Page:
The home market in the United States has exploded for several reasons. The first is the mortgage rates are near historic lows. Another reason is that income of the middle and upper classes in America was not affected as much by the pandemic as people who have small incomes. In addition, people have relocated from the expensive large cities on the coasts to find more affordable places to live. These smaller cities are also viewed as better places for quality of life. Working from home also has helped people move from places where their companies are located.
Not all homebuying is for people who want a place to live. Some people buy homes for investment. These buyers fall into two categories. The first is financial companies, which buy thousands of homes, either to resell or to rent them. The other is individuals who buy homes for resale.
Real estate research firm CoreLogic has just released its “Investor Home Buying Report 2011-2020.” The report is subtitled, “The Difference of a Decade: Rising Purchases among swings in market share.” This study looks at the long-term trend:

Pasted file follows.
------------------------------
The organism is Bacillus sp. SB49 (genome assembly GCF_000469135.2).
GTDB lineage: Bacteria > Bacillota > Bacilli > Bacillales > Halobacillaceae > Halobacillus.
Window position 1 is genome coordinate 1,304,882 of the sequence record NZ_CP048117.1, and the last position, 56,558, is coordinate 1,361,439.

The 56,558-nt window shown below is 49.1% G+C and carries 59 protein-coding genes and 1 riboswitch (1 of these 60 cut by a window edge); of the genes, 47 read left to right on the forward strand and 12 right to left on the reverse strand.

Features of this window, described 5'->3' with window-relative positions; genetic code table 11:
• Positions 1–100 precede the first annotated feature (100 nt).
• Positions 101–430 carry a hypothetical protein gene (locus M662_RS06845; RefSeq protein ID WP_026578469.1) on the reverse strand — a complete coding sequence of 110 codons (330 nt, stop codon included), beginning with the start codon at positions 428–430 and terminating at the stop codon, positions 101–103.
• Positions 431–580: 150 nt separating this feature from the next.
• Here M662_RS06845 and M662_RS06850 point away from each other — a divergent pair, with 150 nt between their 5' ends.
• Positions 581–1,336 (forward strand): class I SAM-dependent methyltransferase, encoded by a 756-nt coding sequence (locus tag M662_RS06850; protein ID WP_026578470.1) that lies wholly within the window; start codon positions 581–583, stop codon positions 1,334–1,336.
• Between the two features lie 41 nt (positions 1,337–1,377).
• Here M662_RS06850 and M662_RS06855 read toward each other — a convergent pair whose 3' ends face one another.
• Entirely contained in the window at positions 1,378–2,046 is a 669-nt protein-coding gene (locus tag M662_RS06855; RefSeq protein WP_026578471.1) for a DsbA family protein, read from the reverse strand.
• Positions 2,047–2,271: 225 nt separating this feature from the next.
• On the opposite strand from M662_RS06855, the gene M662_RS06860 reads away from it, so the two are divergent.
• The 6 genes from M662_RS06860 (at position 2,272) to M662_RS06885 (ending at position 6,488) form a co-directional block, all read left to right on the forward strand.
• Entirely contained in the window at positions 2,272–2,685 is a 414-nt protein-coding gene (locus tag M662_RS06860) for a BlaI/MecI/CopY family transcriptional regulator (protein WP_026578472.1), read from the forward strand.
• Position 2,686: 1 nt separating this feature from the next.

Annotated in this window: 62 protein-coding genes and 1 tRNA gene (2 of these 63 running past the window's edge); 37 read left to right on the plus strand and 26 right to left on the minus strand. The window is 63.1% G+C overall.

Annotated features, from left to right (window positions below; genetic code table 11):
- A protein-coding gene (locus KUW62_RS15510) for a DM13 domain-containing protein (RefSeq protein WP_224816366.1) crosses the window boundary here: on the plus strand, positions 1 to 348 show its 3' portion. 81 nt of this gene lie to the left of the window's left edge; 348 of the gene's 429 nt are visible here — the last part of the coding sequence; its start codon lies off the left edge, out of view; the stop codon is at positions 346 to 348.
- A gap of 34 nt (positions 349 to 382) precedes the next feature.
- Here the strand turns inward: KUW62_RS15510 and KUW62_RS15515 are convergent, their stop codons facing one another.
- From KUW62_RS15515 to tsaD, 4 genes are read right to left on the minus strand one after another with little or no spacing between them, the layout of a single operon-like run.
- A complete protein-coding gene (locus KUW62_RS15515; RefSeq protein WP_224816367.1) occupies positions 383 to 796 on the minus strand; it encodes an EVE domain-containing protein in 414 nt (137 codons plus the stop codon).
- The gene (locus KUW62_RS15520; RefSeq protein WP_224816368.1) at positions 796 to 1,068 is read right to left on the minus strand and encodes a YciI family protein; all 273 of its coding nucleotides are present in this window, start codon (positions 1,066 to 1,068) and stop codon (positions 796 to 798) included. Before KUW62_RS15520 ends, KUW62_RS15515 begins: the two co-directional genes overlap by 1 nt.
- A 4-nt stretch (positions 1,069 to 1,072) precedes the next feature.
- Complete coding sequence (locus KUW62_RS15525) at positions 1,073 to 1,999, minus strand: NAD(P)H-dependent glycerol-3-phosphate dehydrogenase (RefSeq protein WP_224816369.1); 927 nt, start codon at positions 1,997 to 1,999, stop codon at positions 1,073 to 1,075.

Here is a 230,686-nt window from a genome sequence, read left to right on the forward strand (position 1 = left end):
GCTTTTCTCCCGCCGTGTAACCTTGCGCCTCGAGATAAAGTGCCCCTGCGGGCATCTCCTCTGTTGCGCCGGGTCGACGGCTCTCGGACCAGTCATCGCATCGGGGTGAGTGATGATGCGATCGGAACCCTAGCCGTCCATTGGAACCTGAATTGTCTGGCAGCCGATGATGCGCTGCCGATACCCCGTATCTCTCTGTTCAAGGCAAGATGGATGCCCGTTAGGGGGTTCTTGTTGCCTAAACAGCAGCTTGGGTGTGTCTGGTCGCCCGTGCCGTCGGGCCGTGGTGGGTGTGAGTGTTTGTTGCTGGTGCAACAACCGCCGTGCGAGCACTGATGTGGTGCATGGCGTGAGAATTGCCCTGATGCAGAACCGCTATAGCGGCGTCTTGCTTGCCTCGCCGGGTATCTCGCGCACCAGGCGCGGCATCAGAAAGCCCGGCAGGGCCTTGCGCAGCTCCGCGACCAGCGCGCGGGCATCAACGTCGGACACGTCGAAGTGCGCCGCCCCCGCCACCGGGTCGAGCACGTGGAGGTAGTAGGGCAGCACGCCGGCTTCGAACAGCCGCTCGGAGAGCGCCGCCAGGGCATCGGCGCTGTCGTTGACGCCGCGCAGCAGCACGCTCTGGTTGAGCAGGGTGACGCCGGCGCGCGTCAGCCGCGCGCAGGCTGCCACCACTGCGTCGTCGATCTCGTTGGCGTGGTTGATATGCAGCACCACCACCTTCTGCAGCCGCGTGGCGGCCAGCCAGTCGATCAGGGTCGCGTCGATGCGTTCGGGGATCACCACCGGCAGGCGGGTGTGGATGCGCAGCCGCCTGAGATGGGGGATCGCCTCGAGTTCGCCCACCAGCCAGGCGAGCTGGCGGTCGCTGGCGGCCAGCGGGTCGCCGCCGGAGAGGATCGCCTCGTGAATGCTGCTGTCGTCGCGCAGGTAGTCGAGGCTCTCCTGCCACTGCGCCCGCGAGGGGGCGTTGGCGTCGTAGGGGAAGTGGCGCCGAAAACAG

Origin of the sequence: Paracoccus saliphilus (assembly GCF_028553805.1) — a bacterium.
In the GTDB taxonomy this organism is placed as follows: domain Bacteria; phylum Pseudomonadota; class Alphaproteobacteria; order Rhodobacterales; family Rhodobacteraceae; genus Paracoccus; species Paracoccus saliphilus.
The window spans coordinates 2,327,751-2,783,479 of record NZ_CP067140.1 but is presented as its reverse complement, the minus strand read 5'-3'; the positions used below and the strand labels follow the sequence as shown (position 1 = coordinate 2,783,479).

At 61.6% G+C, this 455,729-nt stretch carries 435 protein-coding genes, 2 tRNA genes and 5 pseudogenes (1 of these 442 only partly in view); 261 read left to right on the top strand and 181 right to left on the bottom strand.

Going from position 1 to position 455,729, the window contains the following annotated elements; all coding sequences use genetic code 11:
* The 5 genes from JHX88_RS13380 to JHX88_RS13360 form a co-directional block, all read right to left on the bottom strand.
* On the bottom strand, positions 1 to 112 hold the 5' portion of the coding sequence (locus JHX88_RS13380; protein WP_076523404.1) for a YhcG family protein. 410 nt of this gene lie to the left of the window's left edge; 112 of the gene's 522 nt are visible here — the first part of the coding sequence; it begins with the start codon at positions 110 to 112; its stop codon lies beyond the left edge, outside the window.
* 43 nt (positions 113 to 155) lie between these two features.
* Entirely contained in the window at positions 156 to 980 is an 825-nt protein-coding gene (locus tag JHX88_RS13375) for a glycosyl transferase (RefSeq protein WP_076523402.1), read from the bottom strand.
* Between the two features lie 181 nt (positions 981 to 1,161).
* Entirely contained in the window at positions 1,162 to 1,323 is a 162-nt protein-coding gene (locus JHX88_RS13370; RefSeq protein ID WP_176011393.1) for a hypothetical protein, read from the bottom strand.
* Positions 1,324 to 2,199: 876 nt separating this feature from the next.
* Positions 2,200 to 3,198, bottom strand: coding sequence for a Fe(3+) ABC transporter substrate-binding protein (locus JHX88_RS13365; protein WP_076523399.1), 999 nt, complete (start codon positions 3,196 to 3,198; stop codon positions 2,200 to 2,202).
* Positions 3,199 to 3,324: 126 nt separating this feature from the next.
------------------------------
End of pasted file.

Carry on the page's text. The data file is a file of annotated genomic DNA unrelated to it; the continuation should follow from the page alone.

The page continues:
In particular, the 2020 investment rate is comparable to the 2012 rate of 15.7%, when low prices and the foreclosure crisis, following the 2006 housing market crash, made the market attractive to investors. Overall, investors have maintained a strong presence in the market over the decade, mostly oscillating within a narrow corridor of 15% to 17% of total purchases for the decade.
CoreLogic looked at investor purchases as a percentage of total purchases across America’s metropolitan statistical areas. The metro area with the largest percentage of buyers who were investors from 2011 to 2020 was Los Angeles at nearly 25%. It was followed by Corpus Christi, Texas, at just below 25%. Next was McAllen, Texas, one of the poorest markets in the country based on median household income and poverty level. That, in turn, was followed by Wichita, Kansas, and Memphis.
The markets with the lowest percentage of home buying by investors were concentrated in the Northeast. The rates in Hartford and Bridgeport, Connecticut, were below 8%.
Click here to read about the most expensive cities in which to buy a home.
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